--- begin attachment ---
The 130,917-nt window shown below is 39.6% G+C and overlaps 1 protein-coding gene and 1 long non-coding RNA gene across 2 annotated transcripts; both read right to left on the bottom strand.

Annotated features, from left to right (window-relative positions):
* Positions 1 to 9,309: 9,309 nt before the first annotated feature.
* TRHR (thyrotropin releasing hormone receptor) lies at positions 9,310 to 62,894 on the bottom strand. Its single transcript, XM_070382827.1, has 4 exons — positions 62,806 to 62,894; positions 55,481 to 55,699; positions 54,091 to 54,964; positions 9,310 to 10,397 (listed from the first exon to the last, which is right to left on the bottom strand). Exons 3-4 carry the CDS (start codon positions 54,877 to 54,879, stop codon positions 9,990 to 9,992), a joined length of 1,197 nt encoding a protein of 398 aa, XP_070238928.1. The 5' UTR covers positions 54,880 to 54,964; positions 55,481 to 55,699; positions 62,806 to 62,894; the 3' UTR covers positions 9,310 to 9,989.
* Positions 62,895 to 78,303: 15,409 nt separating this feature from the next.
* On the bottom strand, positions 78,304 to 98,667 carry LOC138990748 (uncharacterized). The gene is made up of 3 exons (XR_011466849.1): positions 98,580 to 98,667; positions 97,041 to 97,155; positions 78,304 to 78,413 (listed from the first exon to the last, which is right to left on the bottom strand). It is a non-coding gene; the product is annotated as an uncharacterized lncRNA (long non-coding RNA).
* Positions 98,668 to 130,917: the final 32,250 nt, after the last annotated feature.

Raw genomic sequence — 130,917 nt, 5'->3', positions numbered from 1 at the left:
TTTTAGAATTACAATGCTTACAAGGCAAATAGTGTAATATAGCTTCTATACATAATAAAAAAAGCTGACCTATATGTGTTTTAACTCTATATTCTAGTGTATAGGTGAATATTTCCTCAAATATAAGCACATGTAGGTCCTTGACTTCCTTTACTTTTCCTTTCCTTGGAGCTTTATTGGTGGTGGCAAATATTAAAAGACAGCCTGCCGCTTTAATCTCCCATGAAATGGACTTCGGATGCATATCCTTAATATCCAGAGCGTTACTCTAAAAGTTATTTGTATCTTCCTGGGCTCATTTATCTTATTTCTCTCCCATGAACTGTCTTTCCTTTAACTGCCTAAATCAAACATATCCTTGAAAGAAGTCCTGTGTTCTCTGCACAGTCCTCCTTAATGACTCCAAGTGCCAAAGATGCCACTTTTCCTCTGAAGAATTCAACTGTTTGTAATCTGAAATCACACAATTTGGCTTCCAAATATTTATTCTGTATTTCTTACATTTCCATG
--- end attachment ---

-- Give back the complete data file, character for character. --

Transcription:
The 130,917-nt window shown below is 39.6% G+C and overlaps 1 protein-coding gene and 1 long non-coding RNA gene across 2 annotated transcripts; both read right to left on the bottom strand.

Annotated features, from left to right (window-relative positions):
* Positions 1 to 9,309: 9,309 nt before the first annotated feature.
* TRHR (thyrotropin releasing hormone receptor) lies at positions 9,310 to 62,894 on the bottom strand. Its single transcript, XM_070382827.1, has 4 exons — positions 62,806 to 62,894; positions 55,481 to 55,699; positions 54,091 to 54,964; positions 9,310 to 10,397 (listed from the first exon to the last, which is right to left on the bottom strand). Exons 3-4 carry the CDS (start codon positions 54,877 to 54,879, stop codon positions 9,990 to 9,992), a joined length of 1,197 nt encoding a protein of 398 aa, XP_070238928.1. The 5' UTR covers positions 54,880 to 54,964; positions 55,481 to 55,699; positions 62,806 to 62,894; the 3' UTR covers positions 9,310 to 9,989.
* Positions 62,895 to 78,303: 15,409 nt separating this feature from the next.
* On the bottom strand, positions 78,304 to 98,667 carry LOC138990748 (uncharacterized). The gene is made up of 3 exons (XR_011466849.1): positions 98,580 to 98,667; positions 97,041 to 97,155; positions 78,304 to 78,413 (listed from the first exon to the last, which is right to left on the bottom strand). It is a non-coding gene; the product is annotated as an uncharacterized lncRNA (long non-coding RNA).
* Positions 98,668 to 130,917: the final 32,250 nt, after the last annotated feature.

Raw genomic sequence — 130,917 nt, 5'->3', positions numbered from 1 at the left:
TTTTAGAATTACAATGCTTACAAGGCAAATAGTGTAATATAGCTTCTATACATAATAAAAAAAGCTGACCTATATGTGTTTTAACTCTATATTCTAGTGTATAGGTGAATATTTCCTCAAATATAAGCACATGTAGGTCCTTGACTTCCTTTACTTTTCCTTTCCTTGGAGCTTTATTGGTGGTGGCAAATATTAAAAGACAGCCTGCCGCTTTAATCTCCCATGAAATGGACTTCGGATGCATATCCTTAATATCCAGAGCGTTACTCTAAAAGTTATTTGTATCTTCCTGGGCTCATTTATCTTATTTCTCTCCCATGAACTGTCTTTCCTTTAACTGCCTAAATCAAACATATCCTTGAAAGAAGTCCTGTGTTCTCTGCACAGTCCTCCTTAATGACTCCAAGTGCCAAAGATGCCACTTTTCCTCTGAAGAATTCAACTGTTTGTAATCTGAAATCACACAATTTGGCTTCCAAATATTTATTCTGTATTTCTTACATTTCCATG